For entities not registered with the SEC, ASU 2011-02 is effective for annual periods ending on or after December 15, 2012, including interim periods within those periods. Early adoption is permitted.


SEC Looks at Condorsement as Possible Way to Converge U.S. GAAP with IFRS

On May 26, 2011, the SEC Office of the Chief Accountant issued a staff paper entitled “Exploring a Possible Method of Incorporation” (the staff paper) that further analyzes condorsement as a possible method to converge U.S. GAAP with IFRS. To view the staff paper, click here. The SEC has invited constituents to provide feedback on the staff paper. To comment, click here. Those members who wish to participate in developing NAREIT’s comment letter should contact Christopher Drula at cdrula@nareit.com.

The staff paper builds upon the concept of condorsement that was initially introduced by Paul Beswick, SEC Deputy Chief Accountant, in a speech at the American Institute of Certified Public Accountants’ (AICPA) National Conference on SEC and Public Company Accounting Oversight Board (PCAOB) Developments in December 2010. To read a transcript of this speech, click here.

The SEC continues to evaluate whether, when, and how to bring IFRS within the U.S. financial reporting infrastructure. Previously, the SEC has explored the following methods of achieving the goal of “a single set of high-quality, globally accepted accounting standards.” These methods include:

  • Full adoption of IFRS at a single point in time;
  • Full adoption of IFRS via a staged adoption over a period of time;
  • An option for U.S. filers to early adopt IFRS; and,
  • Retention of U.S. GAAP while continuing to complete convergence projects.
The condorsement approach blends certain aspects of some of the previous methods, with the ultimate goal of establishing one set of global accounting standards. Whether or not U.S. companies would be provided the option to early adopt IFRS was outside the scope of the staff paper.

Under the condorsement approach, the FASB would continue to exist, but in a different role. As further discussed below, the FASB would provide input to the International Accounting Standards Board (IASB) in the development and improvement of financial reporting standards. The idea of having the FASB specifically involved at the forefront of international financial standards development would alleviate concerns in the U.S. that the FASB’s views would not otherwise be considered in the IASB process. It would also ensure that the FASB’s final conclusions would not diverge generally from the final guidance issued by the IASB. Further, the condorsement protocol would provide the SEC and the FASB with the ability to modify or supplement IFRS when in the public interest and necessary for the protection of investors (i.e., a "US-only IFRS").

Under this approach, the SEC would continue to oversee the FASB and maintain its ability to issue accounting principles and regulations to be followed by companies registered in the U.S. Additionally, the SEC would provide its perspectives to the IASB as well as the IASB’s oversight board (i.e., the IFRS Foundation Monitoring Board).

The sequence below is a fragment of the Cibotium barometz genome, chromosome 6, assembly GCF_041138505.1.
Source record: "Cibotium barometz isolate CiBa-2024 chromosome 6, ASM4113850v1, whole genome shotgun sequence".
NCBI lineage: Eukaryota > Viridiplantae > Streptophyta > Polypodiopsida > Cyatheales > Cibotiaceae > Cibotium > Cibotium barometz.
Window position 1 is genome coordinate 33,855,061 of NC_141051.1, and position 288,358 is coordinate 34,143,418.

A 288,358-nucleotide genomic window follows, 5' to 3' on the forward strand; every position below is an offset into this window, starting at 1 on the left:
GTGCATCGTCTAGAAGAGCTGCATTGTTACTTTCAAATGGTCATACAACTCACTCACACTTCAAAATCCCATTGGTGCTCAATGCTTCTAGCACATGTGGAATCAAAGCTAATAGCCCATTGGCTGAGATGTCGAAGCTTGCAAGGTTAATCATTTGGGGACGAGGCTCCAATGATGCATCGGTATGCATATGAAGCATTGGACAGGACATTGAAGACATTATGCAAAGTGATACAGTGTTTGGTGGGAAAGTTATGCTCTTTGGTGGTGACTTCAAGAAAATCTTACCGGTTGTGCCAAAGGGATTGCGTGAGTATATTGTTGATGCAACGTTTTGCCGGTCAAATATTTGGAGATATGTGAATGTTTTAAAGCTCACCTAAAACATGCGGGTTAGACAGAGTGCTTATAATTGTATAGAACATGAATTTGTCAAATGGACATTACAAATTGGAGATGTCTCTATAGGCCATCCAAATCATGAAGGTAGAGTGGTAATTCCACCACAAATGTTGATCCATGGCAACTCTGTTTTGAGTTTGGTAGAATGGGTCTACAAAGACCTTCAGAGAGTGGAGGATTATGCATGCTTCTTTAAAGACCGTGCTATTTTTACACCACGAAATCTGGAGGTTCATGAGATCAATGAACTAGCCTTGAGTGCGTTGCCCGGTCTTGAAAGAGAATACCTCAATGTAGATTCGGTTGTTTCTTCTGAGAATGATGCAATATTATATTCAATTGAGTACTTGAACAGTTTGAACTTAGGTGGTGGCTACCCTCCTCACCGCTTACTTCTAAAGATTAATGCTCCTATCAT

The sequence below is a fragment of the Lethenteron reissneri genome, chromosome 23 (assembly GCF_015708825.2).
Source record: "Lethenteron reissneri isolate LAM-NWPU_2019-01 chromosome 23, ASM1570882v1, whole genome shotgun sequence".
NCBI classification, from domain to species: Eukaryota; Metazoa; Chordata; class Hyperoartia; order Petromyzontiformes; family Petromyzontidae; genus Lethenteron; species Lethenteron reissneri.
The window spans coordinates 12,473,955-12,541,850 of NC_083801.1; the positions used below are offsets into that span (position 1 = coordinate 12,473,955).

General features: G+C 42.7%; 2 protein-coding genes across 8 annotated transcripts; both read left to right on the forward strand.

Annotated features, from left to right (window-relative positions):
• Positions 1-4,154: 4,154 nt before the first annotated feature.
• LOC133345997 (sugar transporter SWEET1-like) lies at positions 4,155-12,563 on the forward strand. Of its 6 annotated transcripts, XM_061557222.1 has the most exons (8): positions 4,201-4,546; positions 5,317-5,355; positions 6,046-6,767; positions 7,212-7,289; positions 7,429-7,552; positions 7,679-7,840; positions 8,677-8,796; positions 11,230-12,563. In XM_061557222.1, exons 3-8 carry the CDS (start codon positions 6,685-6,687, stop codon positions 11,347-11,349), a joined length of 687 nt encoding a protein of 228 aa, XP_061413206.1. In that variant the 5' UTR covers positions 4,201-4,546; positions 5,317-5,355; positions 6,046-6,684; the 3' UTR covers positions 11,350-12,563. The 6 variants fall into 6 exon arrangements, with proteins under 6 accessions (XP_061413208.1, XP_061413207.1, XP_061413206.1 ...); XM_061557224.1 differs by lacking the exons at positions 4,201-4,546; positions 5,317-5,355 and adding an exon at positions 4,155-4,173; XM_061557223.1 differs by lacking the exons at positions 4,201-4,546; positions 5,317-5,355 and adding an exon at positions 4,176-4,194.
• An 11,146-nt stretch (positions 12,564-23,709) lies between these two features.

In order to achieve ultimate convergence, the FASB would undertake a transition plan that would last between five and seven years. The FASB would evaluate a full inventory of similarities and differences between U.S. GAAP and IFRS. Afterwards, the FASB would classify the financial standards in three categories prior to converging with IFRS on a standard-by-standard basis:

  • Standards subject to the memorandum of understanding – standards that are currently being jointly developed by the FASB and IASB;
  • Standards currently included on the IASB’s agenda; and,
  • All other standards, including those that are not addressed by IFRS.
Through this classified transition plan, the FASB and the SEC would be able to minimize the potential negative impacts of moving to a new basis of accounting at a single point in time (i.e., what many refer to as a “Big Bang” approach.) For example, the FASB and SEC could work towards eliminating instances whereby a U.S. company would adopt an existing IFRS standard when there is new accounting guidance expected in the short term. The FASB and SEC could also seek to provide prospective adoption of IFRS standards as opposed to requiring retrospective adoption of new accounting standards.

In the staff paper, the SEC staff evaluated the benefits and risks of adopting the condorsement approach. The benefits of pursuing condorsement specified by the SEC include that the approach:

  • Supports a flexible and tailored strategy, while giving U.S. constituents the ability to evaluate each standard in IFRS individually;
  • Provides for gradual implementation, with potential cost savings through prospective application, when possible, and more time for preparer, user, and investor education;
  • Provides for potentially greater investor protection with FASB endorsement than full adoption of IFRS at one point in time, by having the FASB represent the interests of the U.S. capital markets to the IASB in deliberating new and improved financial standards; and,
  • Retains U.S. GAAP as a statutory basis of financial reporting, and in the process reduces the need to replace references to U.S. GAAP with IFRS in various laws and regulations.
Next steps

The SEC has issued an invitation to comment on the staff paper, as well as other possible mechanisms previously discussed to achieve a global set of generally accepted accounting principles. The comment deadline is July 31, 2011.



For further information, please contact George Yungmann at gyungmann@nareit.com or Christopher Drula at cdrula@nareit.com.